Sometimes, women have to work twice as hard to achieve the best!

Outspoken and charismatic, Fresh Life Operator Mary Mutiso is a remarkable woman. Her story illustrates the difficulties women can face in achieving entrepreneurial success in a male-dominated environment.

Born in Makueni County in the south of Kenya, Mary got married as soon as she completed her secondary education, and she and her husband Mutiso had three children. Hoping to provide a decent life for their new family, Mary and her husband moved to Nairobi’s Mukuru Kwa Reuben 18 years ago in pursuit of better jobs. “Normally, in the village, a woman would provide for her family through farming, but here in the city it was different. There are no farms, so I had to look for casual jobs to earn an income,” she says.

However, finding casual jobs was not easy! She recalls that most of them were manual labor – the sort of work for which employers preferred to hire men. Discouraged by the lack of opportunity elsewhere, Mary decided to set up her own grocery shop; she anticipated that from selling tomatoes, cabbages, spinach, kale, and other vegetables, she would earn some income to help supplement her husband’s earnings.

“In Mukuru one has to keep learning various trades so as to tap into opportunities for small-scale entrepreneurship,” Mary says. While running her grocery shop, Mary also learnt how to mend broken shoes. Having built a consistent customer base she expanded her services by selling meat soup – a delicacy that is a favorite among Kenyans.

“I was the only woman cobbler in my neighborhood. My competitors were male, and many customers would go to the men. When they came to my shop, it was just to confirm that I would really mend shoes,” she recalls. Mary worked hard to assure her customers that she was good at mending shoes. With savings from her small businesses, Mary opened Pewa Pub in 2010, which she concurrently runs with her other businesses.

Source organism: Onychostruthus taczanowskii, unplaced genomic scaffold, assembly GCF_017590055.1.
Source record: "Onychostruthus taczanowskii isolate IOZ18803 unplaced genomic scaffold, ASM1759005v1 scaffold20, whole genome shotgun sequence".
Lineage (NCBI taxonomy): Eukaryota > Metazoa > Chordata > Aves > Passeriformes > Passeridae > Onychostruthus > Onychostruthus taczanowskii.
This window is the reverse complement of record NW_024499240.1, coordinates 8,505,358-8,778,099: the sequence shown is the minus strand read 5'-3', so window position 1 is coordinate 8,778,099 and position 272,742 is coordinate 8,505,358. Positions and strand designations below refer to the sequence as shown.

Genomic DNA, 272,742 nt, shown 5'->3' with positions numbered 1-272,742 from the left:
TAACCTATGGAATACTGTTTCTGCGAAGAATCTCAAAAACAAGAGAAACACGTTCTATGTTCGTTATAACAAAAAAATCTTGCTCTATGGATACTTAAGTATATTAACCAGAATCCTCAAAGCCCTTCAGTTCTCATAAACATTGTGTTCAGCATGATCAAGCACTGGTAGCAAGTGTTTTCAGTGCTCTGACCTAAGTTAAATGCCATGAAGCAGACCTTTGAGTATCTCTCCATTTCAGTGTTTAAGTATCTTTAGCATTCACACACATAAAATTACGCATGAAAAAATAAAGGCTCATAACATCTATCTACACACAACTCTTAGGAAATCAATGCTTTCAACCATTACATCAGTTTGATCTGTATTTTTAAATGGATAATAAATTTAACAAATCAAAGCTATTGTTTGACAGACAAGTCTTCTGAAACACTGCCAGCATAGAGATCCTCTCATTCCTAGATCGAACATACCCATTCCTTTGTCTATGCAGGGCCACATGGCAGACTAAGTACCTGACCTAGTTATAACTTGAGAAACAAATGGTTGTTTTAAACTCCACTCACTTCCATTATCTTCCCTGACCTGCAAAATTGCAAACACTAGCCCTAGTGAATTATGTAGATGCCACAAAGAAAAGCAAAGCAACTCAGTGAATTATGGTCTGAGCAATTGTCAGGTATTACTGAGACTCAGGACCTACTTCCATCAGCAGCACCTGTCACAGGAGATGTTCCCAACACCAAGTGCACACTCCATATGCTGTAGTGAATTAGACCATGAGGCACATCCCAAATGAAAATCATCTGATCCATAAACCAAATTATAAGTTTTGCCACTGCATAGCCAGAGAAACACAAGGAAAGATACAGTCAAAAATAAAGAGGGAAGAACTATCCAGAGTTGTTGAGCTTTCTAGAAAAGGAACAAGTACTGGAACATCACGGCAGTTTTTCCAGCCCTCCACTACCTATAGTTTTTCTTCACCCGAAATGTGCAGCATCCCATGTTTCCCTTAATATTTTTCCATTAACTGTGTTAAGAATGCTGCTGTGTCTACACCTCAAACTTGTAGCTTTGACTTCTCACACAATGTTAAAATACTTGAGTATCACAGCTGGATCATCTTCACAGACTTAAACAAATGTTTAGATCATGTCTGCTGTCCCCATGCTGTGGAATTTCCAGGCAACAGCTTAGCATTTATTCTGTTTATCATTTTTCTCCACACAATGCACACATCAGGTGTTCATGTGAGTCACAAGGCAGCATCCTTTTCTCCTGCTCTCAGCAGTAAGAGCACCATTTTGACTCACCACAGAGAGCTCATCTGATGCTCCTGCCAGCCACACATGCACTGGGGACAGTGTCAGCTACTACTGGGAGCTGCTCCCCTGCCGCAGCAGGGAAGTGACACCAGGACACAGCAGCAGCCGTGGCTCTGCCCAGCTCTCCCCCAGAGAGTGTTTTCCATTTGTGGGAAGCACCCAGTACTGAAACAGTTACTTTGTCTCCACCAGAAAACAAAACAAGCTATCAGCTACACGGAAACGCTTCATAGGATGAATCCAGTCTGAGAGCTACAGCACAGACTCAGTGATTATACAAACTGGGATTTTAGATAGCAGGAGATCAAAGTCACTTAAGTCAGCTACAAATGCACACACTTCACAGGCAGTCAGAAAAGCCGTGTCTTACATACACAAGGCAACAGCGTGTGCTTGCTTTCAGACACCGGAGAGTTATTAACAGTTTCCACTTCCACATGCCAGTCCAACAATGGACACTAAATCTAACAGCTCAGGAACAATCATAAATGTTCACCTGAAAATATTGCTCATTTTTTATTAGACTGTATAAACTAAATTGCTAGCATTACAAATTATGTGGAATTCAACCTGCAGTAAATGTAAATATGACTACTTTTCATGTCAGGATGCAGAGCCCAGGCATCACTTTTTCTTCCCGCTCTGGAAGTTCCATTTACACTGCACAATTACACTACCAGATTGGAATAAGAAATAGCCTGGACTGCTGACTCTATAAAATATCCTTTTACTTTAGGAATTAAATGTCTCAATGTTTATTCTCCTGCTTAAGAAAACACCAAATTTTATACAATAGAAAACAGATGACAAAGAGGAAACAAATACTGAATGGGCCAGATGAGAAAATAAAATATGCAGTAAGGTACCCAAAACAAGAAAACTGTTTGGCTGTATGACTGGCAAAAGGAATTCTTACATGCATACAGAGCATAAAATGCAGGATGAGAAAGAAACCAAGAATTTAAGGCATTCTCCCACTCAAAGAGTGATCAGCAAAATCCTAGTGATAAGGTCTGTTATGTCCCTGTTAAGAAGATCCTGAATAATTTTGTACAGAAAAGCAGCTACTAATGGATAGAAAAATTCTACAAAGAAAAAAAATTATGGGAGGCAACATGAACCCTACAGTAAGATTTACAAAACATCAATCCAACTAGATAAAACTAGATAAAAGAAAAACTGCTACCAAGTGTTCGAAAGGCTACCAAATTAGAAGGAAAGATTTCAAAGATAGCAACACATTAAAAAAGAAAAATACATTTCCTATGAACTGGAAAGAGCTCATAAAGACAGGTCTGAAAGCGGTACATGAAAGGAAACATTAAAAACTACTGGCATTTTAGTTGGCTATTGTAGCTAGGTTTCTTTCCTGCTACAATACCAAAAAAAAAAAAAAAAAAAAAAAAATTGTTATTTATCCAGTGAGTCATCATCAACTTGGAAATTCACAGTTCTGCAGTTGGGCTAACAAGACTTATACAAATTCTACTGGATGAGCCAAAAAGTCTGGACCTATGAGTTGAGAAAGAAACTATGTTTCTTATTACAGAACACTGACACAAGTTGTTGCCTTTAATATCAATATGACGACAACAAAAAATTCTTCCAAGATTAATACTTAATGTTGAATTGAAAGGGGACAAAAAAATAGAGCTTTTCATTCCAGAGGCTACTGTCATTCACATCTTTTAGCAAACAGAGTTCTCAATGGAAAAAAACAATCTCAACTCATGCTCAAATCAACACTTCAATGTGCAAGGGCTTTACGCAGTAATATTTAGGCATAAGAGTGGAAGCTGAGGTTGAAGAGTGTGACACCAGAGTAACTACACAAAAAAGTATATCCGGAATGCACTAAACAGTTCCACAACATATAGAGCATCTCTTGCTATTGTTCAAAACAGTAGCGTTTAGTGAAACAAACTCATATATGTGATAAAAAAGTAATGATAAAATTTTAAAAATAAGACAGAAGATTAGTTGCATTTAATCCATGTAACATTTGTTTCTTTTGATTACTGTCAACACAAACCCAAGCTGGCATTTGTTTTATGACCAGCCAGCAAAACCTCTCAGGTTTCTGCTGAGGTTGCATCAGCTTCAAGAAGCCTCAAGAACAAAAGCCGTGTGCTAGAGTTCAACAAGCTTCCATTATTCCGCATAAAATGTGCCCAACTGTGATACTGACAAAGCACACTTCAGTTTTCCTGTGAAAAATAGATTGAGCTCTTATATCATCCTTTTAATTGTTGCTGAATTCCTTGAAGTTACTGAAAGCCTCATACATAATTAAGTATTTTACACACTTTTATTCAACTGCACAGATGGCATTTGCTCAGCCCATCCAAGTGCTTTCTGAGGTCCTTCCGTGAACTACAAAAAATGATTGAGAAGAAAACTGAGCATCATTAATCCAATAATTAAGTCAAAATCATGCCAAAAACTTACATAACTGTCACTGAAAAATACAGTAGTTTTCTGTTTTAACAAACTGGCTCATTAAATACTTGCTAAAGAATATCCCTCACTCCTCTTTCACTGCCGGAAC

“It has taken a lot of hard work to make this business thrive!” Mary says. Her biggest challenge was the lack of toilets at the pub, which meant she frequently lost customers when they left to use toilets elsewhere. Mary’s solution was to put up pit latrines, but she did not have enough space for the facility. Fresh Life Toilets could not have come at a better time! She was among the first Fresh Life Operators to join the network by installing three facilities.

Mary Mutiso
Mary Mutiso offers Fresh Life Toilets to the customers of Pewa Pub.

Today, Mary is a proud entrepreneur; Pewa Pub is now a popular hotspot in Mukuru Kwa Reuben’s Bins area. Not just for the good time that its revelers enjoy but also for the clean toilets offered to neighboring residents. Serving at least a hundred and fifty customers every day at her Fresh Life Toilets, Mary says her business is doing very well. “Seeing my customers happy and consistently coming to seek my services motivates me to work hard,” Mary beams.

Last year, Mary added Sanergy-developed squat supports to her Fresh Life Toilets. This innovation has been well received by her customers, particularly children and the elderly.

“With the squat supports, cases of improper toilet use have significantly reduced, especially among children. Also, when people with injuries visit the toilet, the squat supports have been very helpful to them,” she says.

As a chairlady in several self-help women groups in Mukuru’s Bins area, Mary also mentors young women on how to be successful entrepreneurs. “I frequently employ young people at my pub, where I guide them on best customer service practices,” she says.

To attract more customers, Mary is now saving up to refurbish her pub and give it a face-lift. Her dream is to open up more pubs in other locations and provide employment to young people in the informal settlements. At Sanergy, we celebrate Mary’s strength and spirit; her story is a testament to the world of possibilities that open up when women are given the right tools and opportunity to chase their dreams.

International Women’s Day (March 8) is a global day celebrating the social, economic, cultural, and political achievements of women. The day also marks a call to urgent action for accelerating gender parity.

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